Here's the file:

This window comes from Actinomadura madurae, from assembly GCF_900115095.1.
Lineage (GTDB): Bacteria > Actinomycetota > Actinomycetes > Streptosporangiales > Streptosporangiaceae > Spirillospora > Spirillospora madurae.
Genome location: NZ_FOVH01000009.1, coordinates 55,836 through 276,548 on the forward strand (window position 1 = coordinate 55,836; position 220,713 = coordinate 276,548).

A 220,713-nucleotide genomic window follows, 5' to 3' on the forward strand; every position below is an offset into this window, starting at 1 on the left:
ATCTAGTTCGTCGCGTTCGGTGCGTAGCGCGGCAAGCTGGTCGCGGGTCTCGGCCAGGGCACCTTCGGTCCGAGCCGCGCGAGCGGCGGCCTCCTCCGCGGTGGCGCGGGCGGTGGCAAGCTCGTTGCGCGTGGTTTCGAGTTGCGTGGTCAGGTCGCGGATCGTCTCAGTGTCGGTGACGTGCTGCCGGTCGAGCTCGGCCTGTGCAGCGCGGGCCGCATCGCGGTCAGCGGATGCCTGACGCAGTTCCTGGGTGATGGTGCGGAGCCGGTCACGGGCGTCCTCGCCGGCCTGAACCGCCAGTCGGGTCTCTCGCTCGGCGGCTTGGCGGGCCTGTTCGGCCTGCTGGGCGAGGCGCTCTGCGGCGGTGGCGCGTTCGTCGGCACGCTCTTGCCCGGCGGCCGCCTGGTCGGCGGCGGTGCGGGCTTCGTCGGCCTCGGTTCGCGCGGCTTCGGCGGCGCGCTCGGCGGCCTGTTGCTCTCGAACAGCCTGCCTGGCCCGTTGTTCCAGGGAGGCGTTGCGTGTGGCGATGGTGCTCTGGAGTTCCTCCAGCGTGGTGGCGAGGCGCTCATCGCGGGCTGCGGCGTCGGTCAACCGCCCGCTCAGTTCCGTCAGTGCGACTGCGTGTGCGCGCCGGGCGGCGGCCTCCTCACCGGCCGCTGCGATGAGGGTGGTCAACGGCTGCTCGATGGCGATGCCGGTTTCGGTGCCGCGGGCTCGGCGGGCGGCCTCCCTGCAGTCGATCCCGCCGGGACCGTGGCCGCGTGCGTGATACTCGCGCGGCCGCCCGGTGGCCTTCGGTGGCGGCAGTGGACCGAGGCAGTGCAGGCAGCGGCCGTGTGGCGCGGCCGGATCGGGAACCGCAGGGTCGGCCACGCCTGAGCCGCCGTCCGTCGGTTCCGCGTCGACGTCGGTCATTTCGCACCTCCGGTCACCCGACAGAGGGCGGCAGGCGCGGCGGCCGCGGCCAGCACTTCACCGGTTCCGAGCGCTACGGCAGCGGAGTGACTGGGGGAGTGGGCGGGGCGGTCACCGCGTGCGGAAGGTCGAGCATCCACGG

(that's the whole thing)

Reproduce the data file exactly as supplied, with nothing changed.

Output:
This window comes from Actinomadura madurae, from assembly GCF_900115095.1.
Lineage (GTDB): Bacteria > Actinomycetota > Actinomycetes > Streptosporangiales > Streptosporangiaceae > Spirillospora > Spirillospora madurae.
Genome location: NZ_FOVH01000009.1, coordinates 55,836 through 276,548 on the forward strand (window position 1 = coordinate 55,836; position 220,713 = coordinate 276,548).

A 220,713-nucleotide genomic window follows, 5' to 3' on the forward strand; every position below is an offset into this window, starting at 1 on the left:
ATCTAGTTCGTCGCGTTCGGTGCGTAGCGCGGCAAGCTGGTCGCGGGTCTCGGCCAGGGCACCTTCGGTCCGAGCCGCGCGAGCGGCGGCCTCCTCCGCGGTGGCGCGGGCGGTGGCAAGCTCGTTGCGCGTGGTTTCGAGTTGCGTGGTCAGGTCGCGGATCGTCTCAGTGTCGGTGACGTGCTGCCGGTCGAGCTCGGCCTGTGCAGCGCGGGCCGCATCGCGGTCAGCGGATGCCTGACGCAGTTCCTGGGTGATGGTGCGGAGCCGGTCACGGGCGTCCTCGCCGGCCTGAACCGCCAGTCGGGTCTCTCGCTCGGCGGCTTGGCGGGCCTGTTCGGCCTGCTGGGCGAGGCGCTCTGCGGCGGTGGCGCGTTCGTCGGCACGCTCTTGCCCGGCGGCCGCCTGGTCGGCGGCGGTGCGGGCTTCGTCGGCCTCGGTTCGCGCGGCTTCGGCGGCGCGCTCGGCGGCCTGTTGCTCTCGAACAGCCTGCCTGGCCCGTTGTTCCAGGGAGGCGTTGCGTGTGGCGATGGTGCTCTGGAGTTCCTCCAGCGTGGTGGCGAGGCGCTCATCGCGGGCTGCGGCGTCGGTCAACCGCCCGCTCAGTTCCGTCAGTGCGACTGCGTGTGCGCGCCGGGCGGCGGCCTCCTCACCGGCCGCTGCGATGAGGGTGGTCAACGGCTGCTCGATGGCGATGCCGGTTTCGGTGCCGCGGGCTCGGCGGGCGGCCTCCCTGCAGTCGATCCCGCCGGGACCGTGGCCGCGTGCGTGATACTCGCGCGGCCGCCCGGTGGCCTTCGGTGGCGGCAGTGGACCGAGGCAGTGCAGGCAGCGGCCGTGTGGCGCGGCCGGATCGGGAACCGCAGGGTCGGCCACGCCTGAGCCGCCGTCCGTCGGTTCCGCGTCGACGTCGGTCATTTCGCACCTCCGGTCACCCGACAGAGGGCGGCAGGCGCGGCGGCCGCGGCCAGCACTTCACCGGTTCCGAGCGCTACGGCAGCGGAGTGACTGGGGGAGTGGGCGGGGCGGTCACCGCGTGCGGAAGGTCGAGCATCCACGG